Academic journal article Journal of Teacher Education

Improving Teaching Does Improve Teachers: Evidence from Lesson Study

Academic journal article Journal of Teacher Education

Improving Teaching Does Improve Teachers: Evidence from Lesson Study

Article excerpt

We comment on three aspects of Hiebert and Morris's article, "Teaching, Rather Than Teachers, As a Path Toward Improving Classroom Instruction." First, we add modestly to their ideas about why teachers, instead of teaching, receive so much attention. Second, we support their call for a focus on improving teaching (we suggest teaching and learning), and we discuss evidence that such a focus improves teachers as well. Finally, we argue that teachers need practice-based, collegial learning structures.

Hiebert and Morris advance several explanations for the dominant focus on improving teachers (rather than teaching). We add one more explanation: policy makers' disappointment with many results of investments in instructional materials and interventions. A number of curricula "proven" effective in rigorous small-scale research have not succeeded when tried more broadly (e.g., What Works Clearinghouse, 2009, 2010). So, the logic goes, the problem is the quality of the educators who use these "proven" curricula and programs. However, many U.S. educators lack three very basic supports needed to implement any program well: high-quality instructional resources (especially teacher's manuals), practice-based opportunities to learn, and collegial learning that enables development of shared knowledge and commitment among teachers. Our research on U.S. lesson study shows that when such supports are made available to teachers, they are able to improve their knowledge, to build habits and dispositions that support improvement, and to improve student learning (Perry & Lewis, 2011).

A Brief Background on Lesson Study

Lesson study is an inquiry cycle conducted by a team of teachers that is centered around a "research lesson"--an actual classroom lesson designed to investigate and improve the teaching of a particular topic (Lewis & Hurd, 2011). During the research lesson, team members gather data on student thinking and learning, studying selected students to see how their thinking evolves (or fails to), and what aspects of the lesson design enhance or pose barriers to learning. Team members present these data during a postlesson discussion, drawing out implications for teaching and learning the specific topic and for teaching and learning more broadly.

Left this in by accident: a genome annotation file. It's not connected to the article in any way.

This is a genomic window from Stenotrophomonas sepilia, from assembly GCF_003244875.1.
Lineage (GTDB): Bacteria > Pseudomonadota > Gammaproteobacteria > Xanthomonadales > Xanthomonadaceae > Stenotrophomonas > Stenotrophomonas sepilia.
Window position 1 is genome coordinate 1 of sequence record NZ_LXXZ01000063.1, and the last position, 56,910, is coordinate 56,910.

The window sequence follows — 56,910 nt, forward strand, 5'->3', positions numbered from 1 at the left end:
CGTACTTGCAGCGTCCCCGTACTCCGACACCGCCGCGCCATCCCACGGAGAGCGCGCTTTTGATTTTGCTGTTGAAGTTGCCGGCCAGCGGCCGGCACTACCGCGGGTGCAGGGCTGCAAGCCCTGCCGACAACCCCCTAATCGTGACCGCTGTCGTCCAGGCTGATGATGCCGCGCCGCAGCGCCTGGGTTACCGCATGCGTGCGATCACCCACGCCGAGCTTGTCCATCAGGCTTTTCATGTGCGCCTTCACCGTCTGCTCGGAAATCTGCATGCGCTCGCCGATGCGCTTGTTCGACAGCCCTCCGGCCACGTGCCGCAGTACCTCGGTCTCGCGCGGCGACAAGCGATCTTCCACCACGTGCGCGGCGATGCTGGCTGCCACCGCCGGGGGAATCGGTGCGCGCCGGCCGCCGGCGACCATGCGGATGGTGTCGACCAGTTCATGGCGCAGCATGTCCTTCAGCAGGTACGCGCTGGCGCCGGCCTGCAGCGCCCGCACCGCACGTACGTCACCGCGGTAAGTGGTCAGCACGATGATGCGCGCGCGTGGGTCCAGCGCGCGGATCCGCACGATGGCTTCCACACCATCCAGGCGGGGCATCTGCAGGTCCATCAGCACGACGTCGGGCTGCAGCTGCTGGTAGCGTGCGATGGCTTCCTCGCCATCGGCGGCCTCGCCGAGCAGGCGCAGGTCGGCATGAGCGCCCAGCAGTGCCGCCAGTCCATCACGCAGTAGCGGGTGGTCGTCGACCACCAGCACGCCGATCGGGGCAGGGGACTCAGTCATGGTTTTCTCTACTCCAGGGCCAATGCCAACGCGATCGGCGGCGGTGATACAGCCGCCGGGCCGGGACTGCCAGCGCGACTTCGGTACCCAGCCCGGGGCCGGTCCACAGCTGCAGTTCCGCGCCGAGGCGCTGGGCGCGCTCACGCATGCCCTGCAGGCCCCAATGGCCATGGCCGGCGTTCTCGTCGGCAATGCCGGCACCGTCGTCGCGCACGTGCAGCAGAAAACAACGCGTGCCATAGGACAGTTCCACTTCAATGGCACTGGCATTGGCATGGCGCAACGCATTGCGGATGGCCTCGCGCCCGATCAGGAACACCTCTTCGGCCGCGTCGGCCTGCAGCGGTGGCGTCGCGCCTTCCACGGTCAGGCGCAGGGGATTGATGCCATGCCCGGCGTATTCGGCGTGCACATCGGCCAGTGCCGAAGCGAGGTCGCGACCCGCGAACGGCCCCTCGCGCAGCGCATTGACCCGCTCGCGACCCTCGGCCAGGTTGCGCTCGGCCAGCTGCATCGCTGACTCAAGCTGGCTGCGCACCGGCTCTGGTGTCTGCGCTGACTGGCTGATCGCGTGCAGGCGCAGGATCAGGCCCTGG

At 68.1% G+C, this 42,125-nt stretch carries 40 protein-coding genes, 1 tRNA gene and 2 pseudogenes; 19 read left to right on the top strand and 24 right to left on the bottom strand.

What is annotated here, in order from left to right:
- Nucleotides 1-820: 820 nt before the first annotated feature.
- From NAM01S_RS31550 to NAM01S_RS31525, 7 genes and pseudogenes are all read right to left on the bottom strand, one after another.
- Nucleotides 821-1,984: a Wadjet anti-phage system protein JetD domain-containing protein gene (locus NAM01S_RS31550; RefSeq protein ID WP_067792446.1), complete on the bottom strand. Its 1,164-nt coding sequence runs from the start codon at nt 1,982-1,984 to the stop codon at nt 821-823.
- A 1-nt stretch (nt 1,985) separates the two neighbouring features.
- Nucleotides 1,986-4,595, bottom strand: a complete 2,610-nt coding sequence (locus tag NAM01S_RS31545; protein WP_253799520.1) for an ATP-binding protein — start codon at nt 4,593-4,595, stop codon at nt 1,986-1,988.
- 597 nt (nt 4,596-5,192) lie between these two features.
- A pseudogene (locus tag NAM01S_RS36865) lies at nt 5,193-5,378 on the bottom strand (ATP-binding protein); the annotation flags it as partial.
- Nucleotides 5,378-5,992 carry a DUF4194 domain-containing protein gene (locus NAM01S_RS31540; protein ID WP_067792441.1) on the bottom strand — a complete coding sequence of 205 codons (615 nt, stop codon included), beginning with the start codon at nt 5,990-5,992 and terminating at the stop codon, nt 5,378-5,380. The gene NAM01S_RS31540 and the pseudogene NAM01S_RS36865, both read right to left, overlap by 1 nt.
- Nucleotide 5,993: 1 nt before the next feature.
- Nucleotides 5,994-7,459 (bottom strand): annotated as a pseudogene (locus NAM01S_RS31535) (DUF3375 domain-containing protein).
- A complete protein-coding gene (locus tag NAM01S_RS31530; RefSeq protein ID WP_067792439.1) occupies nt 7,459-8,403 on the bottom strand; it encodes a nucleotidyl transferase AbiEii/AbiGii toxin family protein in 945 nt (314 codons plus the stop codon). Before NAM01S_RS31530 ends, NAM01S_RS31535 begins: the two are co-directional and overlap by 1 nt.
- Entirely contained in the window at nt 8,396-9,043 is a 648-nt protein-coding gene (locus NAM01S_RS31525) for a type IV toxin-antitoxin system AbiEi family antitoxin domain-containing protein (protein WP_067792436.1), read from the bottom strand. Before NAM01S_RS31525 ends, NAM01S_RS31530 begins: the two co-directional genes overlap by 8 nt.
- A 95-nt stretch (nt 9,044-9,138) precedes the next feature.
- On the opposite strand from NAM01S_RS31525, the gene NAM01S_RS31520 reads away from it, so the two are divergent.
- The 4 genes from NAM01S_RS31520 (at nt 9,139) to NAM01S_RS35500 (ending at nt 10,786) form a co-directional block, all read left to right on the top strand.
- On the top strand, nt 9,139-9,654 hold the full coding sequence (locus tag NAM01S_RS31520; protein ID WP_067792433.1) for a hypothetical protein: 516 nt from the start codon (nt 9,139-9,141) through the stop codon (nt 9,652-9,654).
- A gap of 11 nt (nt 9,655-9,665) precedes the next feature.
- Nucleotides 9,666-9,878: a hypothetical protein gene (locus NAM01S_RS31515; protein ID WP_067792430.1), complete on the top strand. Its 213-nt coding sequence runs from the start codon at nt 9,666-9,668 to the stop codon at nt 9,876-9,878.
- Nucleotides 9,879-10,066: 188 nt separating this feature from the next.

In Japan, lesson study occurs as a school-based, district-based, and national activity, with the different layers working synergistically, to allow innovations to spread across the country through live public research lessons (Lewis & Tsuchida, 1997). The Japanese mathematics teaching through problem solving that attracted such attention through the 1999 Third International Mathematics and Science (TIMSS; StiLler & Hiebert, 1999) video study was developed, refined, and spread through public research lessons. In addition to spreading the annotated instructional plans highlighted by Hiebert and Morris, public research lessons provide an opportunity to see, critique, and refine how the plans are actually brought to life, to meet colleagues who can be called on when questions arise, and to build a shared commitment to the ongoing work of changing one's practice. For teachers, watching lessons from the student's perspective can build knowledge of student thinking and motivation to improve their own instruction. A Japanese teacher in her 10th year of teaching recalls how, early in her career, she cried after seeing a research lesson taught by her fellow first-grade teacher:

I felt so sorry for my own students. I thought their lives would have been so much better if they'd been in the other teacher's class. You realize you have had a big impact on your students. You see how authoritarian teachers have very quiet classes. Teachers who value students' ideas have very active classes. You see how teachers are creating a class, not just teaching a lesson. (Lewis & Tsuchida, 1997, p. 16)


Three Supports Needed to Improve Teaching

Although Hiebert and Morris make the case that annotated instructional products and common assessments are needed to improve teaching, we identify an overlapping and somewhat broader set of supports, illustrated in Figure 1: high-quality instructional resources (including teacher's manual and assessments), structures for learning within practice, and collegial learning. …

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